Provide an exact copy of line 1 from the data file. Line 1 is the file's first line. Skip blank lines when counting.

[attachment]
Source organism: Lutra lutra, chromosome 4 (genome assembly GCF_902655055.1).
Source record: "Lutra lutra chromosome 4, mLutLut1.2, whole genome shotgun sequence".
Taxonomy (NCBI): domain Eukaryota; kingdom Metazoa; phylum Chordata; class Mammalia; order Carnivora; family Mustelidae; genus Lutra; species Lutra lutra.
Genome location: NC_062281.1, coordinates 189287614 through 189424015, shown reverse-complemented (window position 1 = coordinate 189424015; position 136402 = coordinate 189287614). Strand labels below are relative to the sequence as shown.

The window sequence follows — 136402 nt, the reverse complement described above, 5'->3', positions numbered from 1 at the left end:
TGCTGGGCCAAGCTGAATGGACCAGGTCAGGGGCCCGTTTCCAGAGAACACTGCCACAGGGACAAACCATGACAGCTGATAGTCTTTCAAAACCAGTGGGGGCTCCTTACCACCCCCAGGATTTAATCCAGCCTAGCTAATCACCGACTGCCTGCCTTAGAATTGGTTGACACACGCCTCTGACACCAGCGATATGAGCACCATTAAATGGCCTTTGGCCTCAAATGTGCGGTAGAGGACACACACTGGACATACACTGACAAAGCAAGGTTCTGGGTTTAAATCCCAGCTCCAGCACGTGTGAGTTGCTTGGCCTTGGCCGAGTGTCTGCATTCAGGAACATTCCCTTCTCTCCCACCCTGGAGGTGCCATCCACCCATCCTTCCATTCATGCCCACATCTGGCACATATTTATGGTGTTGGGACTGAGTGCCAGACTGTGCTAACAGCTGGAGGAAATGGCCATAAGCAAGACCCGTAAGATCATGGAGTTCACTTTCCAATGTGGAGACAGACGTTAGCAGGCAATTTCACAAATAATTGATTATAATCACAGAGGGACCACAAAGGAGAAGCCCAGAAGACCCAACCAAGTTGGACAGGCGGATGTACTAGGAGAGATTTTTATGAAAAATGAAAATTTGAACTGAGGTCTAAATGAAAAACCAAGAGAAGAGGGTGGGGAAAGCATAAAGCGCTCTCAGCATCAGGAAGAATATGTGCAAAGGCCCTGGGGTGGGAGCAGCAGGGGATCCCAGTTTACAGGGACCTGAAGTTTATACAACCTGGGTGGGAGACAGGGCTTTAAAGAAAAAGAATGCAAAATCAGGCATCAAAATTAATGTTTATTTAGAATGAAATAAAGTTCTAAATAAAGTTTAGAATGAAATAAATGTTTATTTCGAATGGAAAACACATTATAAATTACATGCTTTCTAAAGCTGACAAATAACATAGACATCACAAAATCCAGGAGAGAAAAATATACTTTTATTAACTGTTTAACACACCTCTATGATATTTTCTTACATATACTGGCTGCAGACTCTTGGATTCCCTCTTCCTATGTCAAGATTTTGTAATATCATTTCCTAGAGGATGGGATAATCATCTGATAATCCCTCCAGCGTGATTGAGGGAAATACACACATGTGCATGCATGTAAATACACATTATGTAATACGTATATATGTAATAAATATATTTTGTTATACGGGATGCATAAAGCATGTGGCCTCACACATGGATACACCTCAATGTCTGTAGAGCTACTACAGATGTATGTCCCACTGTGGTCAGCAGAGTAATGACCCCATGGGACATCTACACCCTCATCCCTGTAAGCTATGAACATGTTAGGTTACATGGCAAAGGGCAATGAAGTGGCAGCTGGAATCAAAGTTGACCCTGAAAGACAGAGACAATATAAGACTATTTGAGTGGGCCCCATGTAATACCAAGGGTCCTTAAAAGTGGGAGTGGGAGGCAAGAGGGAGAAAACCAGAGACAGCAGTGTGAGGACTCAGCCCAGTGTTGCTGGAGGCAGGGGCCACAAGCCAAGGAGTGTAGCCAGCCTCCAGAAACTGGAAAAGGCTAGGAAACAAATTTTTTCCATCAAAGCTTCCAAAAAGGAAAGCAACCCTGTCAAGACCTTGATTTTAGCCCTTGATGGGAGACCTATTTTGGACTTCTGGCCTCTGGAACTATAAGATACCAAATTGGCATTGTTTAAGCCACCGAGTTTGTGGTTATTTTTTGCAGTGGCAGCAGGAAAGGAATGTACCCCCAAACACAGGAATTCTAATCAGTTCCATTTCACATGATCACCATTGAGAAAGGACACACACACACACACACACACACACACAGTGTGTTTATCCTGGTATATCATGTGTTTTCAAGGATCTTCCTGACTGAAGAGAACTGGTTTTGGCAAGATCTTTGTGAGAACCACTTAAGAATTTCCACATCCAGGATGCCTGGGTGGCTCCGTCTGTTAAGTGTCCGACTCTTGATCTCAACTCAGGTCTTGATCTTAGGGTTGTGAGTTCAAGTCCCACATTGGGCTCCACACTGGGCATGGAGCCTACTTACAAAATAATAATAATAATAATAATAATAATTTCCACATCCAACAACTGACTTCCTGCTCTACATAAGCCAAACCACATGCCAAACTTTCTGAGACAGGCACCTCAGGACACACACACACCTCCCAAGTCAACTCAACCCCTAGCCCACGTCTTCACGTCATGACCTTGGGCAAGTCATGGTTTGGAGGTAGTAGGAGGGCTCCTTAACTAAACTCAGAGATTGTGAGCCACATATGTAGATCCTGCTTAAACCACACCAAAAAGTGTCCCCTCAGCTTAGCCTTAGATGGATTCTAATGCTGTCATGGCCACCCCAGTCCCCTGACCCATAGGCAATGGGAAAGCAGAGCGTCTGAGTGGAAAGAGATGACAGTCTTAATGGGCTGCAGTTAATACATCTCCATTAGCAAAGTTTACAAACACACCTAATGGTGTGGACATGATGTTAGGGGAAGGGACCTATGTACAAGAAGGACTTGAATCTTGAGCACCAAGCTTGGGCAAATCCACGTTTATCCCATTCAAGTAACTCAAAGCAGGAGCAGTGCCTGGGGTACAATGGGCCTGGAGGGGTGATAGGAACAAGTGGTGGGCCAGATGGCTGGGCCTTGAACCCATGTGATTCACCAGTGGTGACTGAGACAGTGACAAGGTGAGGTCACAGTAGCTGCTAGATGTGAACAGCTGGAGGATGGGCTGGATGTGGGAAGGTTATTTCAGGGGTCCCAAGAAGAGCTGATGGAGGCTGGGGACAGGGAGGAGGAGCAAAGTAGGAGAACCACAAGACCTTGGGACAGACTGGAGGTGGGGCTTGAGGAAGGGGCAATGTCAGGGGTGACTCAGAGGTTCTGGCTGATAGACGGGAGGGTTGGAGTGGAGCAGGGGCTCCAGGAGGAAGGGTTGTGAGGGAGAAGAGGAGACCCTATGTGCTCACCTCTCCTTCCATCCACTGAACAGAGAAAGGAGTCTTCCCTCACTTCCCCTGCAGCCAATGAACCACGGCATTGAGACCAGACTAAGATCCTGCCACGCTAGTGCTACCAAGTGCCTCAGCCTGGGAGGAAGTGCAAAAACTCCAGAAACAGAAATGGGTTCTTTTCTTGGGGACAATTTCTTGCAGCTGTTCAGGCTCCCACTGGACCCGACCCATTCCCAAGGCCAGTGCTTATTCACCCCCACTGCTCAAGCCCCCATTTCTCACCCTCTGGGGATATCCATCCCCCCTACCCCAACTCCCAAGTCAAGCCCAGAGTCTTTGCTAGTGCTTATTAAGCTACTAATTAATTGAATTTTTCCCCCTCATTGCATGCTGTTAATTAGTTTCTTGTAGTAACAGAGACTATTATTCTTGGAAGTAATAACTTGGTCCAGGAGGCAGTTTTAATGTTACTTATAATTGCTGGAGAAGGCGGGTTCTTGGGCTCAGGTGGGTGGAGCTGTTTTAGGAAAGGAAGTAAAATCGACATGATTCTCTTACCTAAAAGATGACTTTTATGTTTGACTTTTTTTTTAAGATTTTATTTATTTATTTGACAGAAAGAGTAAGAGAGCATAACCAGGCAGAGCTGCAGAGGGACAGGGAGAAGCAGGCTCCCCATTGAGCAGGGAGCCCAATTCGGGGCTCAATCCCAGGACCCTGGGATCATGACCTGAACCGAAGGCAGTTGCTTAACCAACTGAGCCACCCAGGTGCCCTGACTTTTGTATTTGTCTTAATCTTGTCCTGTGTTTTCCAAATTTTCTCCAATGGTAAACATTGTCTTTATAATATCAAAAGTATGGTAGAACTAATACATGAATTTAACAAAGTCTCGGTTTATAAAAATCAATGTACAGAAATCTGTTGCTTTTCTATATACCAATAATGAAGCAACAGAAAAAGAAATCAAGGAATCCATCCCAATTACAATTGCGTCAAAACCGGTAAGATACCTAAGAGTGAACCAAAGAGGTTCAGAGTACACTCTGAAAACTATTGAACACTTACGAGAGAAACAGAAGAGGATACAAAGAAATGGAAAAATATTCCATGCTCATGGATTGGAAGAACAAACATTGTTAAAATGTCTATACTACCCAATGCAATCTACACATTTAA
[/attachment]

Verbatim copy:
Source organism: Lutra lutra, chromosome 4 (genome assembly GCF_902655055.1).